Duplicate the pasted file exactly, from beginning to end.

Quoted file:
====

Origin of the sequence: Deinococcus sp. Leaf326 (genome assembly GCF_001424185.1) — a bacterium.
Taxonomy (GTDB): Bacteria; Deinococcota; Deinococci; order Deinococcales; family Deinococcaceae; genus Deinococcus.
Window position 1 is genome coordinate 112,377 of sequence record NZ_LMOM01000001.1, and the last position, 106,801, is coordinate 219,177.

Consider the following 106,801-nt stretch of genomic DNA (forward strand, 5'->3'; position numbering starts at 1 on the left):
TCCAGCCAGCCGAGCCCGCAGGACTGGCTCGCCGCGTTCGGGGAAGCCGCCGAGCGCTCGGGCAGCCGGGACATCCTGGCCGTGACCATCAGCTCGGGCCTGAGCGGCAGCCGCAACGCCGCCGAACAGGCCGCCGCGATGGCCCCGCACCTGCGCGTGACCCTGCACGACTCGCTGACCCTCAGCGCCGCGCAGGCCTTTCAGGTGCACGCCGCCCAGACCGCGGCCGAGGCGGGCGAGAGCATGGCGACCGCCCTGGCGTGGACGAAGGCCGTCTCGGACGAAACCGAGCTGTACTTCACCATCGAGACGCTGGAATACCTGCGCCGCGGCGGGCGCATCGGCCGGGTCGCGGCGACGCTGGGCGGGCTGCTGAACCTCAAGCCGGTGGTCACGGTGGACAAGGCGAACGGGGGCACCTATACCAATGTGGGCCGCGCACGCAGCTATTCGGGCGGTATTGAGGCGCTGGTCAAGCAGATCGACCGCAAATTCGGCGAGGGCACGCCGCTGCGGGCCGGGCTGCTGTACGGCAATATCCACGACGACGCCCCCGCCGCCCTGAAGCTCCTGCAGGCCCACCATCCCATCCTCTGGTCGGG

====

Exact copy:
Origin of the sequence: Deinococcus sp. Leaf326 (genome assembly GCF_001424185.1) — a bacterium.
Taxonomy (GTDB): Bacteria; Deinococcota; Deinococci; order Deinococcales; family Deinococcaceae; genus Deinococcus.
Window position 1 is genome coordinate 112,377 of sequence record NZ_LMOM01000001.1, and the last position, 106,801, is coordinate 219,177.

Consider the following 106,801-nt stretch of genomic DNA (forward strand, 5'->3'; position numbering starts at 1 on the left):
TCCAGCCAGCCGAGCCCGCAGGACTGGCTCGCCGCGTTCGGGGAAGCCGCCGAGCGCTCGGGCAGCCGGGACATCCTGGCCGTGACCATCAGCTCGGGCCTGAGCGGCAGCCGCAACGCCGCCGAACAGGCCGCCGCGATGGCCCCGCACCTGCGCGTGACCCTGCACGACTCGCTGACCCTCAGCGCCGCGCAGGCCTTTCAGGTGCACGCCGCCCAGACCGCGGCCGAGGCGGGCGAGAGCATGGCGACCGCCCTGGCGTGGACGAAGGCCGTCTCGGACGAAACCGAGCTGTACTTCACCATCGAGACGCTGGAATACCTGCGCCGCGGCGGGCGCATCGGCCGGGTCGCGGCGACGCTGGGCGGGCTGCTGAACCTCAAGCCGGTGGTCACGGTGGACAAGGCGAACGGGGGCACCTATACCAATGTGGGCCGCGCACGCAGCTATTCGGGCGGTATTGAGGCGCTGGTCAAGCAGATCGACCGCAAATTCGGCGAGGGCACGCCGCTGCGGGCCGGGCTGCTGTACGGCAATATCCACGACGACGCCCCCGCCGCCCTGAAGCTCCTGCAGGCCCACCATCCCATCCTCTGGTCGGG